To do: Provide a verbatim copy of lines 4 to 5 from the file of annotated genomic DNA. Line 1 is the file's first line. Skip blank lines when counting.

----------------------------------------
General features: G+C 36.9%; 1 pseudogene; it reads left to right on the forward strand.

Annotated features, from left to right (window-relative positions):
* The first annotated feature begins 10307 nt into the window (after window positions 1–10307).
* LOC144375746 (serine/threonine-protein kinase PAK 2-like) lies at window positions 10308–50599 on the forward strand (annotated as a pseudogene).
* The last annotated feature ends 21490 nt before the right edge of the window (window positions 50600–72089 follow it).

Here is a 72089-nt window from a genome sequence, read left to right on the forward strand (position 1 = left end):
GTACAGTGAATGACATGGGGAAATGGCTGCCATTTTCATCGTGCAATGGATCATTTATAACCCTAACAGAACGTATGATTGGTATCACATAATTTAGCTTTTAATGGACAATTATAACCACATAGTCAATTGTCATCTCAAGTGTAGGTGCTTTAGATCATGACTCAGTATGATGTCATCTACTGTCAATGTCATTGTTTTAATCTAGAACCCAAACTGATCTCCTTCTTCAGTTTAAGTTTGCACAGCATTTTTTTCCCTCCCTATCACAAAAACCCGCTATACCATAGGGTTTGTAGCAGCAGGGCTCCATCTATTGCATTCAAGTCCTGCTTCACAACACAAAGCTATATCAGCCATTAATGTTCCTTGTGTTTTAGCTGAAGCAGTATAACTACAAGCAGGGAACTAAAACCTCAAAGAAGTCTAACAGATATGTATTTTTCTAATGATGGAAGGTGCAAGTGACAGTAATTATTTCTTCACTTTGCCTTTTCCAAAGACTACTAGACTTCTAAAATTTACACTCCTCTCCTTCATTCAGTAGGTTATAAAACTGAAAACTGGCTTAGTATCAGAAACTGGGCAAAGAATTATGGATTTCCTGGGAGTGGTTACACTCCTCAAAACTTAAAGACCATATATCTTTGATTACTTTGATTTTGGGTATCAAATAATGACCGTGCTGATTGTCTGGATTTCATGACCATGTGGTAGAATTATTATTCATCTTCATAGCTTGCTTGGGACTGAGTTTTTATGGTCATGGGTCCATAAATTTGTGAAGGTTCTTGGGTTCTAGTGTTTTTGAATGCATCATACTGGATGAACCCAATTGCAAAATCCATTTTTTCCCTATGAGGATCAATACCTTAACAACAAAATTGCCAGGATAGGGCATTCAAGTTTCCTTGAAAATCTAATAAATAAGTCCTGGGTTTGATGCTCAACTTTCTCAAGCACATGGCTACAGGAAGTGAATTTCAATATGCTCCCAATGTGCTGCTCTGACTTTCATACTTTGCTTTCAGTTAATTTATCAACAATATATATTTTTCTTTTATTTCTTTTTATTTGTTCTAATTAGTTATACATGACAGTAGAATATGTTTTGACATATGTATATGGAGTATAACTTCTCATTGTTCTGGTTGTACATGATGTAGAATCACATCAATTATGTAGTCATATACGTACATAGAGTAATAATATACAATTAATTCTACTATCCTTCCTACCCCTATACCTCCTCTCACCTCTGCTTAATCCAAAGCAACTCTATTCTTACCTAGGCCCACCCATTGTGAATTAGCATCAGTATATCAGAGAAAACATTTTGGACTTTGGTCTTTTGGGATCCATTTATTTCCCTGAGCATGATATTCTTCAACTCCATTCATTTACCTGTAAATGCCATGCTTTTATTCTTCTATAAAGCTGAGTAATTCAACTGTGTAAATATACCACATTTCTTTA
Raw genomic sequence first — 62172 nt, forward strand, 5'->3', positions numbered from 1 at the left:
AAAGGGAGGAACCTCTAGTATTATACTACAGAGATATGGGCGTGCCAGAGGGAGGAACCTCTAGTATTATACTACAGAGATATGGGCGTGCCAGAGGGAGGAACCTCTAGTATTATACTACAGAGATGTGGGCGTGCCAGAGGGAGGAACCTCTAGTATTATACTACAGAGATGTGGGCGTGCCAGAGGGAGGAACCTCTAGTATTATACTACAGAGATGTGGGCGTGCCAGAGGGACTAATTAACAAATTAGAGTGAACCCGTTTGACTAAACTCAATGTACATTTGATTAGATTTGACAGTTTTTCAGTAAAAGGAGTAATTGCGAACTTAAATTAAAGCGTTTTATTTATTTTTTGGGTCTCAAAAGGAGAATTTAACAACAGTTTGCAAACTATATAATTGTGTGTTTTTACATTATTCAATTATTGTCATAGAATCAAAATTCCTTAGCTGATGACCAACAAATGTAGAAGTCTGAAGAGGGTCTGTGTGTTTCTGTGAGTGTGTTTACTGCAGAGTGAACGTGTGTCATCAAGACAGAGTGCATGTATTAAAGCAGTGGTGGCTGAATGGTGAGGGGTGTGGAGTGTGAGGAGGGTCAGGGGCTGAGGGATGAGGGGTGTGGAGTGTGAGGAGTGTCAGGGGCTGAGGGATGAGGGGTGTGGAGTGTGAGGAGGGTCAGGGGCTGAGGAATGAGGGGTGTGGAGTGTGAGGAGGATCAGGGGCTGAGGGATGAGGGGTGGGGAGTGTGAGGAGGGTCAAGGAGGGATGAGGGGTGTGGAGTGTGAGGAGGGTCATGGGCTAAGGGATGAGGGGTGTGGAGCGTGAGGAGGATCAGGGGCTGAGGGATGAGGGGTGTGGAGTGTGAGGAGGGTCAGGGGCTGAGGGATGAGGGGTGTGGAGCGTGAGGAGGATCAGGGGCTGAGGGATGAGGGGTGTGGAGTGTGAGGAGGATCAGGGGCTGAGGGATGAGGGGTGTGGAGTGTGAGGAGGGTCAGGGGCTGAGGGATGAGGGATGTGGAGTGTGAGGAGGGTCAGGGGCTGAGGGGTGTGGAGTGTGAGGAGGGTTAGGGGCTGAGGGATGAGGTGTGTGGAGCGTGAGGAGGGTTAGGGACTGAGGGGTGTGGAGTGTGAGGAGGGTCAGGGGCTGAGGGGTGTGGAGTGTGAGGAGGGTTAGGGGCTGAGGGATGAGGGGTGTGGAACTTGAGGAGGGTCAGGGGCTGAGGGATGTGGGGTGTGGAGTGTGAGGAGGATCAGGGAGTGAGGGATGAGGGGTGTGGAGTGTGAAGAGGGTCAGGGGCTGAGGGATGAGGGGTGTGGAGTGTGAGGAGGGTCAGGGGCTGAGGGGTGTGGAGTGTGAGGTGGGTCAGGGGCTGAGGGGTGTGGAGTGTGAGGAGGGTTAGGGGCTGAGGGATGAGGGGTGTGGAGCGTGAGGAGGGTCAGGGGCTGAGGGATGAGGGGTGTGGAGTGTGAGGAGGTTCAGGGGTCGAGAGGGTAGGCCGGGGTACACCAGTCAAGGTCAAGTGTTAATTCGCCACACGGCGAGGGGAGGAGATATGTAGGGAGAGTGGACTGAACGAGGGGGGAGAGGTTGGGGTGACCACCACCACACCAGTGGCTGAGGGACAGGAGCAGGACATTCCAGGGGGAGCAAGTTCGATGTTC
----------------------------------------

* LOC144375746 (serine/threonine-protein kinase PAK 2-like) lies at window positions 10308–50599 on the forward strand (annotated as a pseudogene).
* The last annotated feature ends 21490 nt before the right edge of the window (window positions 50600–72089 follow it).